Kerry Underwood


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The matters dealt with in this piece are examined in great detail in my three volume, 1,300 page book Personal Injury Small Claims, Portals and Fixed Costs – price £50 and available from Underwoods Solicitors here.

Kerry Underwood offers consultancy services in relation to this and other matters and details are here.


Butler v Bankside Commercial Limited [2019] EWHC 510 (QB) (07 March 2019)

the High Court considered the meaning of a Conditional Fee Agreement incorporating the following term:

What happens when this agreement ends before your claim for damages ends?

(b) Paying as if we end this agreement

…(iii) We can end this agreement if you reject our opinion about making a settlement with your opponent. You must then:

• Pay the basic charges and our disbursements, including barrister’s fees;

• Pay the success fee if you go on to win your claim for damages.”

Here, the claimant was a firm of solicitors and the defendant was a commercial agent, and a former client of the claimant firm, which acted for it against Nikon under a Conditional Fee Agreement with the above wording.

Nikon offered €90,000 to settle the claim, which offer was not accepted.

The solicitors subsequently wrote to the client “in strong and very detailed terms, that a counter-offer of €90,000 plus 50% of costs should be made”.

The client rejected that advice, resulting in the solicitors terminating the retainer on the ground, among others, that the client’s refusal to follow the firm’s advice amounted to a rejection of its opinion about making a settlement under 7(b)(iii) above.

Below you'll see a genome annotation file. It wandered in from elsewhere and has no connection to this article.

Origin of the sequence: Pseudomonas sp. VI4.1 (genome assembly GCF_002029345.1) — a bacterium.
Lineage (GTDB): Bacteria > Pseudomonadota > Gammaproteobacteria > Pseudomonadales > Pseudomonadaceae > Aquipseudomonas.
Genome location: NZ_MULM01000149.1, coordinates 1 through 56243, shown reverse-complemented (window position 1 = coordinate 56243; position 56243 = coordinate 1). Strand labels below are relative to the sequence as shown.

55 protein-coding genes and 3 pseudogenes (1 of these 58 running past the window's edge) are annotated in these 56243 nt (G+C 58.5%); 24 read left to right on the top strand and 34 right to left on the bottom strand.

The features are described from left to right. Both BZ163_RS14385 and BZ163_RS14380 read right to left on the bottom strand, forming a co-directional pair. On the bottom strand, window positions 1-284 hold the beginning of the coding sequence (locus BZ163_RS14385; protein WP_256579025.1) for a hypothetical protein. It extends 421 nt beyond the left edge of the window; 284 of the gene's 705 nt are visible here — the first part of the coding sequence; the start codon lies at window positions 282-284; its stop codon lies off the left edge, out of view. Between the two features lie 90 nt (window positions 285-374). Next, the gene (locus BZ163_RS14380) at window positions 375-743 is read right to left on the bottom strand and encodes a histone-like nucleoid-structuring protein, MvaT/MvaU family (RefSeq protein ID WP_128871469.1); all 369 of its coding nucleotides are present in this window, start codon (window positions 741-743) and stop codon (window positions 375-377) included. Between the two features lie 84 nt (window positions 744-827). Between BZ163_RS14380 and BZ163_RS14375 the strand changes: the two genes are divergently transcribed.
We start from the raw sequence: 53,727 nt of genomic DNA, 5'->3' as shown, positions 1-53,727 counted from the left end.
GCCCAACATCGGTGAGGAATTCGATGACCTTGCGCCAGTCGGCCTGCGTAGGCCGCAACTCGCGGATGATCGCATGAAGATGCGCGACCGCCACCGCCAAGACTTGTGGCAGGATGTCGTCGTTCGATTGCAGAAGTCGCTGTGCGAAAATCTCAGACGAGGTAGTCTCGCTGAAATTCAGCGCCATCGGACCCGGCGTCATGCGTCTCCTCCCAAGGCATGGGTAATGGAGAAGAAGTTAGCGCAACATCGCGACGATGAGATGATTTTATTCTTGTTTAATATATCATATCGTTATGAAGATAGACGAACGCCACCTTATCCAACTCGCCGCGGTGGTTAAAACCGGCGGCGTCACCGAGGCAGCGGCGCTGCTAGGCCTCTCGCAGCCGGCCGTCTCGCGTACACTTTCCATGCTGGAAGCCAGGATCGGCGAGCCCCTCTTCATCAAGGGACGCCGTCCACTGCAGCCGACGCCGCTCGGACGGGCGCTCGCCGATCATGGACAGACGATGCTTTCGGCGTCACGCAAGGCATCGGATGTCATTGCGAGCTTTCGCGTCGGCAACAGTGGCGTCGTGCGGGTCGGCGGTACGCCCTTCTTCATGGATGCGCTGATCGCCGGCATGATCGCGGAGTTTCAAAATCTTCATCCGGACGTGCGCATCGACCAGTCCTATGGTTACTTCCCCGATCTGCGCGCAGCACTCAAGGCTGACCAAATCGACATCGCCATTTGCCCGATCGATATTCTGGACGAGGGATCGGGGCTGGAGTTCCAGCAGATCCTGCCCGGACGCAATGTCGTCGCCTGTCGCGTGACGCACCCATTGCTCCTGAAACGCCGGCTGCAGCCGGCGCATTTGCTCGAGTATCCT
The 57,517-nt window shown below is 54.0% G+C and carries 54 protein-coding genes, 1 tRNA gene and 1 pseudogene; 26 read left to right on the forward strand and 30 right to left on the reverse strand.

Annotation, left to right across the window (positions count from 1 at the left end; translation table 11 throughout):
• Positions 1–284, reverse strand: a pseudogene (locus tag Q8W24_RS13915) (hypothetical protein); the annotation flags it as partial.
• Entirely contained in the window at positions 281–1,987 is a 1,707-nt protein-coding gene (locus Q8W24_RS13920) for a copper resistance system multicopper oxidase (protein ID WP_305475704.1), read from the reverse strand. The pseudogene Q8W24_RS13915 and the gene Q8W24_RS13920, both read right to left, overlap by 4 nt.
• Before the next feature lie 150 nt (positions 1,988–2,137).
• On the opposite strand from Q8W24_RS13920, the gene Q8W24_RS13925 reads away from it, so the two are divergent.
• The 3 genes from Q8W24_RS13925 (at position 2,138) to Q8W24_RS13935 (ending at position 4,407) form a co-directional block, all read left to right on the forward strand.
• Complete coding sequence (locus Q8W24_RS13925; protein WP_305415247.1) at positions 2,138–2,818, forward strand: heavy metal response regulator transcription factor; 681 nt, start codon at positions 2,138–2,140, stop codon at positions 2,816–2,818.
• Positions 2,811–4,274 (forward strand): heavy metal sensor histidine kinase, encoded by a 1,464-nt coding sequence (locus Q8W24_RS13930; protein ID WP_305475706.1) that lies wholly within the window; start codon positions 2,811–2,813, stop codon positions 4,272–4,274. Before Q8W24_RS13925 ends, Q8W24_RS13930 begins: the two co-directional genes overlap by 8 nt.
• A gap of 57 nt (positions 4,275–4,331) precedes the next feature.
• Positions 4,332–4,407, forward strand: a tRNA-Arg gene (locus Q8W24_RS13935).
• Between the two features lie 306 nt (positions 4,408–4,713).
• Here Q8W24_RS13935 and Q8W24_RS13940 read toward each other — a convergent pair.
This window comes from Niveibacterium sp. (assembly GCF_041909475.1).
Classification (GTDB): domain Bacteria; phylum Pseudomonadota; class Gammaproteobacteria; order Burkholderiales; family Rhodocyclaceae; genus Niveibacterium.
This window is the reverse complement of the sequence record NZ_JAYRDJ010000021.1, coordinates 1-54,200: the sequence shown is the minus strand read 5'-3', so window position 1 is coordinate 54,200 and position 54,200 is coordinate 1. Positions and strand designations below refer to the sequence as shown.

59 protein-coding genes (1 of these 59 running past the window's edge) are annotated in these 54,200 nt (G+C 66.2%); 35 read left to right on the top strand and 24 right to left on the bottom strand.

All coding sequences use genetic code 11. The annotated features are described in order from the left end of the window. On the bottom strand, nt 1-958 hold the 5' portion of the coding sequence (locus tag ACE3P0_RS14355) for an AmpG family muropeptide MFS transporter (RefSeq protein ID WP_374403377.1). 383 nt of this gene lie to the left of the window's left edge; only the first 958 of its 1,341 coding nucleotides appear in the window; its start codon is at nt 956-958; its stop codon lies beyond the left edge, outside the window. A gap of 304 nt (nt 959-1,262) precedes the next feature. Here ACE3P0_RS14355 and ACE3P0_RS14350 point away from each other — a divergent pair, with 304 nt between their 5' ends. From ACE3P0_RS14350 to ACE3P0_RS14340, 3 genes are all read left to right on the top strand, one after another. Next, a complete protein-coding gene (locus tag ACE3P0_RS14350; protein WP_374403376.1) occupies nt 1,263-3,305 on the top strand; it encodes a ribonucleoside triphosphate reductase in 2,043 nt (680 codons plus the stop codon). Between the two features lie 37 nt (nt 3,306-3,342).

The client went continued on its own, but was awarded only £40,636.80 with a costs order not entirely in its favour.

The solicitors agreed to limit their costs to the sum of costs awarded to the client, namely £238,527.29, resulting in the client having to pay nothing out of its own pocket.

The defendant argued that the clause only covered where the offers of settlement from the other side should be accepted, and not its failure to take the solicitor’s advice concerning making an offer of settlement.

The Master, and the High Court on appeal, rejected that submission.

The solicitor’s opinion was about making a settlement with the client’s opponent and the client had rejected that opinion.

The court said that it was satisfied that the suggestion that any opinion about “making a settlement” being construed as limited to the consideration of the acceptance of any offers made by the opponent was inconsistent with the language of the clause and would, in any event, lead to procedural distinctions devoid of either logical justification or practical coherence.

The judgment is also significant in that it recognises the risk that solicitors are taking when acting under a Conditional Fee Agreement, and recognises that those solicitors are entitled to a degree of protection against unreasonable clients.

“ 21. Where there is no CFA, the client’s privilege of ignoring her solicitors’ advice, so long as they can continue to act within the boundaries of their professional duties, is preserved intact.

22. Where, however, there is a CFA under which the solicitors, themselves, face significant economic risks in the event of an adverse result at trial, one would not expect the level of protection which they are afforded against the whims of the unreasonably optimistic client to turn upon the random happenstance of whether or not the other side has made an approach which can be categorised as a contractual offer capable of acceptance. For such solicitors to be required to wait, like Vladimir and Estragon, for an offer from the other side which might never come rather than, where appropriate, to take the initiative in negotiations would impose artificial and unjustifiable limits on their ability to protect their own legitimate interests.”


Written by kerryunderwood

March 12, 2019 at 10:57 am

Posted in Uncategorized

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